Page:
With the above, the navigational device 100 becomes a portable computer, with the electronic communication record transferred directly to the patient's EMR. This communication protocol can be directly linked or placed in memory 208/212 of the navigational device 100, so that regardless of the computer or location being used, the consultation feedback loop remains intact.
In another embodiment, the navigational device 100 can be used by an authorized person with clinical privileges to order additional testing. The user can graphically and quickly respond to a recommendation in a progress note, radiology report, or consultation and place an order using a specific symbol or gesture on the screen using the navigational device 100. The program 209 would recognize the symbol or gestures, and automatically place an order to the relevant party to have the test scheduled.
For example, a clinician reading a brain MRI report with recommendation for follow-up study in 3 months can electronically circle the recommendation and place a check mark using the navigational device, which electronically instructs the program 209 to place an order for brain MRI in 3 months. The order is placed by the program, 209 and verified by the program 209 with a date and time assigned to the study. The EMR program of the PACS 200 (or the program 209) then generates a confirmation receipt to the ordering clinician, notifying him/her that the exam has been scheduled, and automatically forwards a notification e-mail to the patient.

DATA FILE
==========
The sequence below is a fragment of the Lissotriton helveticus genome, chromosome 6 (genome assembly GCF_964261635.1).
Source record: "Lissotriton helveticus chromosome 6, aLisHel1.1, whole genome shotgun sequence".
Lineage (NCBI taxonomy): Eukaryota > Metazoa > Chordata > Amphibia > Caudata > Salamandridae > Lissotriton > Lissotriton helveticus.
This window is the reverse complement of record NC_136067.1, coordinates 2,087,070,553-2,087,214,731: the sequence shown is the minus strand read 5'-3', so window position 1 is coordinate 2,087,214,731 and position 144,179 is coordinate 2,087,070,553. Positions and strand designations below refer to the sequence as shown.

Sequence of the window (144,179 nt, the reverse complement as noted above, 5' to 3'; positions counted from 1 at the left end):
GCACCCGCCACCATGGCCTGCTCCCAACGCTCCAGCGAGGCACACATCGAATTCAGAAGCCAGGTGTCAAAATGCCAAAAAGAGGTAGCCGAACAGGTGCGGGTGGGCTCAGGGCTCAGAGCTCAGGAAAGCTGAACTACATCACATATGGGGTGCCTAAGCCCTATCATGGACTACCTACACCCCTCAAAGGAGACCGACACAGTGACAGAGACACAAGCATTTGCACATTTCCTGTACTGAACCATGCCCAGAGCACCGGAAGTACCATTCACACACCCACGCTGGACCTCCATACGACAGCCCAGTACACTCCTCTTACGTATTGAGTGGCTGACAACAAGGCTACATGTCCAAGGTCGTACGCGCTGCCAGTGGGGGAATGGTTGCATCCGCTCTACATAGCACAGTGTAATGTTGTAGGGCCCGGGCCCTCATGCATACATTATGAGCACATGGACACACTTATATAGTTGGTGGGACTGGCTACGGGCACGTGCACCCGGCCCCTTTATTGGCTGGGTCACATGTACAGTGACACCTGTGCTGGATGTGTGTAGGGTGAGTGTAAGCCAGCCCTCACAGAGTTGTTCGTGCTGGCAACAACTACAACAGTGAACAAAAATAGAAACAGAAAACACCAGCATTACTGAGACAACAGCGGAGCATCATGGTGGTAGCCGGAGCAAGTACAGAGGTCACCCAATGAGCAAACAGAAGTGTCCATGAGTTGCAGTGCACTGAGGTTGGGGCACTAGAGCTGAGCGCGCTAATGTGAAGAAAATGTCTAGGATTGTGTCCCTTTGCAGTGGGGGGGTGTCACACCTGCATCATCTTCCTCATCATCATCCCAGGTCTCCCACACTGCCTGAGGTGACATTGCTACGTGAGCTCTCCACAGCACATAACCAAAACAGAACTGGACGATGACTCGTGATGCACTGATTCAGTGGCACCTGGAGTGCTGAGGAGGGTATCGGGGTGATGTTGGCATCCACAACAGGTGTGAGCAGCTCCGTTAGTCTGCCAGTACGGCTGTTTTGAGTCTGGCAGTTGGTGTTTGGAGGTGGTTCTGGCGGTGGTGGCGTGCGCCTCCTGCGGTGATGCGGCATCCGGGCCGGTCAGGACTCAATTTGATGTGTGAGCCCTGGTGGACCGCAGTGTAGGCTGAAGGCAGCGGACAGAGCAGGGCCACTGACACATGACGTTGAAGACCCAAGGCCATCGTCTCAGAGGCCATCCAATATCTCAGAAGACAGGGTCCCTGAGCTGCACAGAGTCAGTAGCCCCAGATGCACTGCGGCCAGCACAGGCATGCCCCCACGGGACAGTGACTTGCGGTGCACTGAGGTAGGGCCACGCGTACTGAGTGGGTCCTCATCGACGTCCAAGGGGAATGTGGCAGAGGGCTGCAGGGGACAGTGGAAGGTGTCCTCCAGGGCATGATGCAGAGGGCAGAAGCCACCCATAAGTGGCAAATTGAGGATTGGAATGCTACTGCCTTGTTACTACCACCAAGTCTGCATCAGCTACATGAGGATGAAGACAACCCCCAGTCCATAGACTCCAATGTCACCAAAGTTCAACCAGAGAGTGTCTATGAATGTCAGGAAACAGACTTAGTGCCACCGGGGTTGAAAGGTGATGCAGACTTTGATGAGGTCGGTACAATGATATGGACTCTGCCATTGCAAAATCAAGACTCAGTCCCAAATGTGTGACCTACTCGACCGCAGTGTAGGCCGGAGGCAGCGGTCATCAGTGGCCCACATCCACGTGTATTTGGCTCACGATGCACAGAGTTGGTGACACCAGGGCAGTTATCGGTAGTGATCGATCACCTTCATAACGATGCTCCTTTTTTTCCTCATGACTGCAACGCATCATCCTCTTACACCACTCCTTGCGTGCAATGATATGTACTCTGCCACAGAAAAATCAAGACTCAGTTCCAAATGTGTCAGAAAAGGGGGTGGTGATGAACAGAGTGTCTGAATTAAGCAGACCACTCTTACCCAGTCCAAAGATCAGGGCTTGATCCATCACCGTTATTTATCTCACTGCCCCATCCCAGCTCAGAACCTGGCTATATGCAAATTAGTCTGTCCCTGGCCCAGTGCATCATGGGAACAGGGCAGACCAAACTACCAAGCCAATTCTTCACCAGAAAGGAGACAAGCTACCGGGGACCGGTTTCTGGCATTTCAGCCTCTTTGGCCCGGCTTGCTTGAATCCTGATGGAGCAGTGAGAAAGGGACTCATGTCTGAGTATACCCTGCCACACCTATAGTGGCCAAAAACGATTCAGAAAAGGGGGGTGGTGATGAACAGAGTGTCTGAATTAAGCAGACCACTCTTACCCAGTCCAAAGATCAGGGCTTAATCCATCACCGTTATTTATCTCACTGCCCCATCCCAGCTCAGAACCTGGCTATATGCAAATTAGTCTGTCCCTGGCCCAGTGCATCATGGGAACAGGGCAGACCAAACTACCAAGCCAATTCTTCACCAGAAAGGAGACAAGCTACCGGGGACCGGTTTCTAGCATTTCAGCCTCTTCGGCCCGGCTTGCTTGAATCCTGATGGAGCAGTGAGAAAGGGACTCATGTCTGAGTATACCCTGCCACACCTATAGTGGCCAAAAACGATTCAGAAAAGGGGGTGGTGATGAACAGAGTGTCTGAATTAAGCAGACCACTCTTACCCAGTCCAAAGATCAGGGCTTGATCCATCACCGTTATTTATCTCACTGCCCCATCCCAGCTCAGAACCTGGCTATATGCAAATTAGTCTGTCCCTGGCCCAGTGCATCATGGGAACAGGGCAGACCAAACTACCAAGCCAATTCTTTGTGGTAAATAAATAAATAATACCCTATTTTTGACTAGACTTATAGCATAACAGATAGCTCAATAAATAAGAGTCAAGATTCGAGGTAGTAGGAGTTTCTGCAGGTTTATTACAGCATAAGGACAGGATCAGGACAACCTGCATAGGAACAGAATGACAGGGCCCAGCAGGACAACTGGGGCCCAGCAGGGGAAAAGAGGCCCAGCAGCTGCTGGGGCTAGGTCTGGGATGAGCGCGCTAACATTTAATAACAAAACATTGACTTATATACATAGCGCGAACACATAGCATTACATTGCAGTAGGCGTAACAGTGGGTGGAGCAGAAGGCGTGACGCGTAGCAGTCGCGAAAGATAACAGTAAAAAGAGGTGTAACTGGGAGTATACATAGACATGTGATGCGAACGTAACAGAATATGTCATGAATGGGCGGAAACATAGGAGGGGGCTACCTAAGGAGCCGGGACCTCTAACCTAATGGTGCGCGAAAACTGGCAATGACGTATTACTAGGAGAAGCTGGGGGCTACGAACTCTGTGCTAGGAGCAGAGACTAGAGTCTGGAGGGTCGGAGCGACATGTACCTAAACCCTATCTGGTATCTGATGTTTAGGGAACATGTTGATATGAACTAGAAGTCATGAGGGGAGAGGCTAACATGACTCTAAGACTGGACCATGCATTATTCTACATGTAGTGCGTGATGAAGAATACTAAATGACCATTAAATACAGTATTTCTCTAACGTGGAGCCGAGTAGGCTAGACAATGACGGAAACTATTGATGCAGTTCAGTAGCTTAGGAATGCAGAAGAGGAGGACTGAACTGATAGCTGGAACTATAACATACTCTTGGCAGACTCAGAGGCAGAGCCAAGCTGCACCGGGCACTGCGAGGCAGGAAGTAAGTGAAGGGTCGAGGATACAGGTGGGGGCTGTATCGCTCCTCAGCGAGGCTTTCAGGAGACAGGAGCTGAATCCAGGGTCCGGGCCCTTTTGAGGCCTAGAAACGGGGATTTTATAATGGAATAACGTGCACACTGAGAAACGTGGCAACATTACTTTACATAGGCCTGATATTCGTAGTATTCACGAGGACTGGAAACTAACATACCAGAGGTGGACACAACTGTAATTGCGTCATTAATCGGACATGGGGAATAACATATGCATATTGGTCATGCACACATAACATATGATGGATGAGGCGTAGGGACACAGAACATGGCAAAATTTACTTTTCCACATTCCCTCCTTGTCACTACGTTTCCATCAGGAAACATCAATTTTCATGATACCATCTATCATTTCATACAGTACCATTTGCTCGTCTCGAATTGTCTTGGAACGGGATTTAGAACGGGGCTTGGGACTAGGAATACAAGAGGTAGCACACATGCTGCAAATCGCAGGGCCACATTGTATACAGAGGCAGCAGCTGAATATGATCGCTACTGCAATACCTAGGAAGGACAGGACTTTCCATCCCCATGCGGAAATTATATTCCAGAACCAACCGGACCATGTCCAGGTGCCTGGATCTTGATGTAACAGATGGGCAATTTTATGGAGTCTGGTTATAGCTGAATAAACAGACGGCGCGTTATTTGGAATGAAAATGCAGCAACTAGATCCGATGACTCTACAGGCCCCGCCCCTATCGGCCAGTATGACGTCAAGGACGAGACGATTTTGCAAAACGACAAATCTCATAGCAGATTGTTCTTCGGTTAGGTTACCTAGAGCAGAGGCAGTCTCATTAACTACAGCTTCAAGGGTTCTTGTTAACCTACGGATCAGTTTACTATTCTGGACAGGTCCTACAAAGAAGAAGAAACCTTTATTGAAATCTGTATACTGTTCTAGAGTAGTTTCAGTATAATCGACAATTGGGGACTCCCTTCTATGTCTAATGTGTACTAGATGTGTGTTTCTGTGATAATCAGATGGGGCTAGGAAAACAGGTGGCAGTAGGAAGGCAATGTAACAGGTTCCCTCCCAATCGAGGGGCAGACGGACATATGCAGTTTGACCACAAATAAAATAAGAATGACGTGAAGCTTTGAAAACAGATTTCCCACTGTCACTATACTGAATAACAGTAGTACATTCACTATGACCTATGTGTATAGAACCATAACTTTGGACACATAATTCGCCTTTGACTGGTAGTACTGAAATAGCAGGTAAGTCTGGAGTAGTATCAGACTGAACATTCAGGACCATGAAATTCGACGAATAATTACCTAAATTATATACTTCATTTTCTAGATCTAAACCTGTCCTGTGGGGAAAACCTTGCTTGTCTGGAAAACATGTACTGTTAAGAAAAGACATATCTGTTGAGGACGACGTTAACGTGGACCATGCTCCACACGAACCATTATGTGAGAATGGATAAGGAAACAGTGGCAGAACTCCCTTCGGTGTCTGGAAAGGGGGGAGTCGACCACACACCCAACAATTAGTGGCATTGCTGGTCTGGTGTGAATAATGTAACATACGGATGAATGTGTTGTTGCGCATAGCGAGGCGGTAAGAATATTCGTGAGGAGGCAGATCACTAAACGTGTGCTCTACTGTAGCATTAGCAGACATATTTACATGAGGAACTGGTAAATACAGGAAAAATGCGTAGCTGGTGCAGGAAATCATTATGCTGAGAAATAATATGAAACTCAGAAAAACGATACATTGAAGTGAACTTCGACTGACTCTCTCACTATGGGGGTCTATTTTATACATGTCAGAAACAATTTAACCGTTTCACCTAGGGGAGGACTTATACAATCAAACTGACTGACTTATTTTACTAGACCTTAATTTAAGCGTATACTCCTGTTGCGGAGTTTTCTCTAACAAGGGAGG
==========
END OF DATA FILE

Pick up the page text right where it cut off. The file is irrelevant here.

In another example, a clinician reading a cardiology consultation reviews the summary and notes the following recommendations for clinical management/testing: